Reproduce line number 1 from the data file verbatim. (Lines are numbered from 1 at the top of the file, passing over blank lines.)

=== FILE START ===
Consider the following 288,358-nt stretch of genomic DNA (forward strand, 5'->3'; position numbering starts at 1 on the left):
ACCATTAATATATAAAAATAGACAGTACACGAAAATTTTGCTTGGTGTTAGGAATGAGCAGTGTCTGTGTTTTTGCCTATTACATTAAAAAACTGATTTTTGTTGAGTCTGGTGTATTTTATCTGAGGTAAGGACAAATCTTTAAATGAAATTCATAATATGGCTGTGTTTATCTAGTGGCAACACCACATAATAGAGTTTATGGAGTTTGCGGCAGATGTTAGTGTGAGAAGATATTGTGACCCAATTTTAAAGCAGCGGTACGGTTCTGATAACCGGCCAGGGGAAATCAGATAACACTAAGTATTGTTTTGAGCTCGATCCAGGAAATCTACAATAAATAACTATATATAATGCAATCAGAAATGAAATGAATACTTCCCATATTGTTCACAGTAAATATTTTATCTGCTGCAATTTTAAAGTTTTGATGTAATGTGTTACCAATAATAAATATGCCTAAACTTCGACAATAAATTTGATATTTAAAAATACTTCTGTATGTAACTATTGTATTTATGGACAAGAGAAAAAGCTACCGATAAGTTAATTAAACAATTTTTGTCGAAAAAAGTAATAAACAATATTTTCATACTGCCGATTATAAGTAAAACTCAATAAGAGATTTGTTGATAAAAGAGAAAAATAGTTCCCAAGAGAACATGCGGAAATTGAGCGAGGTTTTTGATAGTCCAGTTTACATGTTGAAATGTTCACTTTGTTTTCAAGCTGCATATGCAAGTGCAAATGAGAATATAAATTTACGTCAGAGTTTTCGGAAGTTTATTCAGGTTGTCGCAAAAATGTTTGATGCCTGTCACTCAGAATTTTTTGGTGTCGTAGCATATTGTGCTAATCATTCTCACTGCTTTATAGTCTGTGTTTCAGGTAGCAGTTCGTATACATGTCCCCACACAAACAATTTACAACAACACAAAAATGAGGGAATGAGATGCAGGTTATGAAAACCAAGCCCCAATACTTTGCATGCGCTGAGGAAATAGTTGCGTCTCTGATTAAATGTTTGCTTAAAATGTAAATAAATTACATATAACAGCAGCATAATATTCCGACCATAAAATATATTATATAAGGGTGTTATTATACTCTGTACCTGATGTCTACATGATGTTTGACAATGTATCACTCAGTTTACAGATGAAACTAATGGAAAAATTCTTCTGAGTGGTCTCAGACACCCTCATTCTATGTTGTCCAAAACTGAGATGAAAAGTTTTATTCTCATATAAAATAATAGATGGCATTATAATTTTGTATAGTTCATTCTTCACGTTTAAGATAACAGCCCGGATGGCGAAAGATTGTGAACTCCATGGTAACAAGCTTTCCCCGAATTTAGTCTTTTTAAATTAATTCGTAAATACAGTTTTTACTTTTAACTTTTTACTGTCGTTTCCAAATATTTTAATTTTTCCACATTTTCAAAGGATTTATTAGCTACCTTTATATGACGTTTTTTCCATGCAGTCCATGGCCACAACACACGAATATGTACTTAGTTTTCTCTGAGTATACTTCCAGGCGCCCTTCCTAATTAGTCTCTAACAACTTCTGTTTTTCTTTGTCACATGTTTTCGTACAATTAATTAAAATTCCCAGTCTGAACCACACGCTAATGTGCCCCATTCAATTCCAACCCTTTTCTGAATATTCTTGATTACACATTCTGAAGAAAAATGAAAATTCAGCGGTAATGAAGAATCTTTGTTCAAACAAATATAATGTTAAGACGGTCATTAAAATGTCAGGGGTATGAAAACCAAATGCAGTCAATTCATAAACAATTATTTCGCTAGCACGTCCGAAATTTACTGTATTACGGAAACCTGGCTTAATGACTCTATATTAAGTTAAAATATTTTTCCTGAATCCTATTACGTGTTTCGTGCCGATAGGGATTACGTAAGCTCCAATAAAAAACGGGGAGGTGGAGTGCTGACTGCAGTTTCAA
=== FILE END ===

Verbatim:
Consider the following 288,358-nt stretch of genomic DNA (forward strand, 5'->3'; position numbering starts at 1 on the left):